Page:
I am not so sure that Trademark could be entirely ruled out. The person wearing the tattoo would not be at risk under trademark law, but what about the person applying the Tattoo?

If the artist is being paid for the work wouldn’t that possibly be defined as being used for commercial purposes or gain?

Isn’t there also cases where Pro Players have been forced to either cover their art, or remove it? I think those cases where the Artist actually suing though. There are definately cases where the Pro Players refuse to allow the Artist to display pictures of the tattoos in their Shops. I know a number of artists that have done tattoos on “famous” people, but cannot display the pictures in public for fear of lawsuits.
When it comes to Tattoos, IP laws are so vague because there really aren’t too many cases that have went to court to set the presidences.

I wear numerous Tattoos of Angels and Demons which were highly inspired by early religous artwork and even the bible it’s self, would the church really come after me for such artwork? Would I go after the artist if he put my work on someone else? I have asked that he not do that, but I trust in him being a friend and don’t have papers signed requiring it.

Michial Thompson (user link) says:

Re: Re: Trademark Case

I don’t always agree with little mikee, and rarely ever respect his opinion, but sometimes his articles don’t deserve the disrespect of refering to him as little mikee either.

This one happens to be in that latter category, he wasn’t trying to tell anyone that they need to change how they do business to his way, he wasn’t crying about something not being made free to him, and he wasn’t really putting down any real industries in this one.

Anonymous Coward says:

Re: Trademark Case

Trademark infringement requires “use in commerce to distinguish goods and services.” If it is a famous person, that is a publicity rights issue, and by far the vaguest area of IP law.

As to your religious tattoos, you’re probably ok on the copyright front because (a) the likely basis work will be public domain, if it was ever protected in the first place; and (b) at least as long as you’re not commercially, publicly displaying your tattoo, then the infringement was the artist, not you, since he did the fixation. Even though you’re the canvas.

On the trademark front, the Church would have to claim it was using that early religious artwork to distinguish its goods and services in commerce. I’d like to see the Vatican own up to that.

Finally, if you don’t want your tattoo artist to put your tattoo on someone else, you make part of the agreement be that the copyright in the tattoo transfers to YOU as part of the deal. Generally, a good idea, lest your tattoo artist go around suing everyone who photographs you with your shirt off.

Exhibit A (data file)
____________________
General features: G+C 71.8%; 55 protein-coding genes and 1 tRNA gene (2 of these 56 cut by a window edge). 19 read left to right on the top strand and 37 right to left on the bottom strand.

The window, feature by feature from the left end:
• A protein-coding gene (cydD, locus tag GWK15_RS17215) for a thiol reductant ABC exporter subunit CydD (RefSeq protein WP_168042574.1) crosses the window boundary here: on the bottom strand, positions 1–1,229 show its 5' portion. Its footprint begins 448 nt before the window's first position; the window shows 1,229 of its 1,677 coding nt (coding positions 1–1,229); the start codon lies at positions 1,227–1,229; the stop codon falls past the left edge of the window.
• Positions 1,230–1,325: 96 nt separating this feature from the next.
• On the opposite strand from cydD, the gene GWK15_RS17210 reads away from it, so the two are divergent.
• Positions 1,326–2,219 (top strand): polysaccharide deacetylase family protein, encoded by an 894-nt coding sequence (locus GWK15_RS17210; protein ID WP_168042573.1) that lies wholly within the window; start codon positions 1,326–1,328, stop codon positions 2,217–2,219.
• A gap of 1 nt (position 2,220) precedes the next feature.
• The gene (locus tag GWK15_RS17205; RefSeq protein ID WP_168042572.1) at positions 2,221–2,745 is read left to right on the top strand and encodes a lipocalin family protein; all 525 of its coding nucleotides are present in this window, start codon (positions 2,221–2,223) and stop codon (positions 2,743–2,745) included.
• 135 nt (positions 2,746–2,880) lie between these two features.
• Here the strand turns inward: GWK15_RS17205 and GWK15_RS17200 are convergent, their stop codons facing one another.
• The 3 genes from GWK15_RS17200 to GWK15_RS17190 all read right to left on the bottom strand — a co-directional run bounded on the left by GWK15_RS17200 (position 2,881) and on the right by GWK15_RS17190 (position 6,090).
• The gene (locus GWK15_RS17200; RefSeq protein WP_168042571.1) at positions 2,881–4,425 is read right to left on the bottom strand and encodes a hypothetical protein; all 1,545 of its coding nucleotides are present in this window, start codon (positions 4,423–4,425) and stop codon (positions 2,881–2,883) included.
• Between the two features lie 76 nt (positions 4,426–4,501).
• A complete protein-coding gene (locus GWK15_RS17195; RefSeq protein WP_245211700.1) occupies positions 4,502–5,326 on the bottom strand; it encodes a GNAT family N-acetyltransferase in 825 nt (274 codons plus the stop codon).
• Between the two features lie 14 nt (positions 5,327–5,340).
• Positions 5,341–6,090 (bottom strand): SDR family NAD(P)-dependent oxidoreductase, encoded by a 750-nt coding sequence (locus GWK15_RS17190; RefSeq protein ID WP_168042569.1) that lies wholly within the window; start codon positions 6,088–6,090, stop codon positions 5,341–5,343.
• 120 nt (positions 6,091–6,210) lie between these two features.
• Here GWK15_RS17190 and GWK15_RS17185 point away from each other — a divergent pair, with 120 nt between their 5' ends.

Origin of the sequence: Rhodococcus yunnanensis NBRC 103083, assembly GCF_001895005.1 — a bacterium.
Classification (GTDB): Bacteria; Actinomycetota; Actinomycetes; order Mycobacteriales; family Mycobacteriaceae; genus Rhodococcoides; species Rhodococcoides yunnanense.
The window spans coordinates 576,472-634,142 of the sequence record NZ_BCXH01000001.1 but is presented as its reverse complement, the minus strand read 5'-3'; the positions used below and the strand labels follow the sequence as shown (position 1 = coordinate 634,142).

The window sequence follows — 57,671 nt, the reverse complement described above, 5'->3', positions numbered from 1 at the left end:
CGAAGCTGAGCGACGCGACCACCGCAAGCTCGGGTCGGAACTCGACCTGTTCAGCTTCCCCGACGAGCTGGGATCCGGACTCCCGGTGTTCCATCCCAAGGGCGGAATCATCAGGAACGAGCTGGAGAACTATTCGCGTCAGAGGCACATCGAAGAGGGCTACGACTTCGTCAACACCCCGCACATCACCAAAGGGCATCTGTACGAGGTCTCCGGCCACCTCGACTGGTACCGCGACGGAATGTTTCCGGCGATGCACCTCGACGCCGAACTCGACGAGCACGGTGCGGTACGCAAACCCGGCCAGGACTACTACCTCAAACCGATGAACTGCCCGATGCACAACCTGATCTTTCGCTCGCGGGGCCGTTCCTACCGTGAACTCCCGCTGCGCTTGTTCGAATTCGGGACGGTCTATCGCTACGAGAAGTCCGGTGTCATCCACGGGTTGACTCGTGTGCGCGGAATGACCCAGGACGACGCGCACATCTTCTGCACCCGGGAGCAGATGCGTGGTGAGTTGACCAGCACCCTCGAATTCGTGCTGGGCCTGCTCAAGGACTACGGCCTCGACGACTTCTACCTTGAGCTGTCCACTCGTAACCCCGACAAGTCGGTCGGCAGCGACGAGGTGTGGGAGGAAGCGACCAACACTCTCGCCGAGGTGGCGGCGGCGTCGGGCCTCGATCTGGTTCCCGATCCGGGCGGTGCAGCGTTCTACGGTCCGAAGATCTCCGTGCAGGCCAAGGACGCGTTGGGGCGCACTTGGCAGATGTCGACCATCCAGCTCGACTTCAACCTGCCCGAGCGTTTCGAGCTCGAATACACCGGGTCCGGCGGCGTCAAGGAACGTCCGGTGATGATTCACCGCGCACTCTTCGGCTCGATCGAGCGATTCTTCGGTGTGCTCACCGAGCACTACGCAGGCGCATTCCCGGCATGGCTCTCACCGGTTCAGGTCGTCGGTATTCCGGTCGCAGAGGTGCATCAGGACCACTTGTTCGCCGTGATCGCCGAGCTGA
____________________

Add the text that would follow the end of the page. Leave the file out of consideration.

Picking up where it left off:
If this were legal advice, it would be followed by an unreasonably large bill.

p.s.: the word is “precedents”

Michial Thompson (user link) says:

Re: Re: Trademark Case

My spelling has always sucked, and correcting my spelling is about as much a waste of time for you as it is for me… Not saying it’s bad and I do honestly try :))

Anyway, my references to my tattoos was purely an example, the artwork for my tattoos was commissioned seperate from the tattoo artist, and was done on a work for hire contract. The Artist did “embellish” on the artwork somewhat to make it work on the canvas he was working with, but overall the pieces are close enough that he would be the one in violation of any copyrights.

I also highly doubt that my work would be so popular that others would want it anyway, especially considering that I am less than 50% complete and still close to 300 hours under the needles anyway.

In the tattoo realm, I tend to believe that the Artists are gennerally honest people, and respect your requests overall. My experience is that Tattoo Artists overall do an EXCELLENT job at policing themselves. Bad or Dishonest Artists don’t last long in the market place, and more often than not it’s the Artists that run them out long before too many innocent people get harmed.

Transbot9 (user link) says:

CM Punk

Pro Wrestler CM Punk has tattoos of the Pepsi logo and the Cobra logo (from GI Joe, owned by Hasbro), both trademarked by different companies. As such, they don’t show up on the toys of him (which are made by Mattel).

A legal battle with either Pepsi or Hasbro verses CM Punk/WWE would get interesting. WWE would probably claim thier wrester was giving them free advertisment.

Not that I think this is something that should be brought to court.

Anonymous Coward says:

“There’s no trademark issue (in most cases) because there’s no “use in commerce,” which is required for a trademark infringement situation.”

I don’t think that’s right. In most cases, the sale of the tattoo and/or the tattoo artist’s services would count as a “use in commerce.” Probably no likelihood of confusion, though.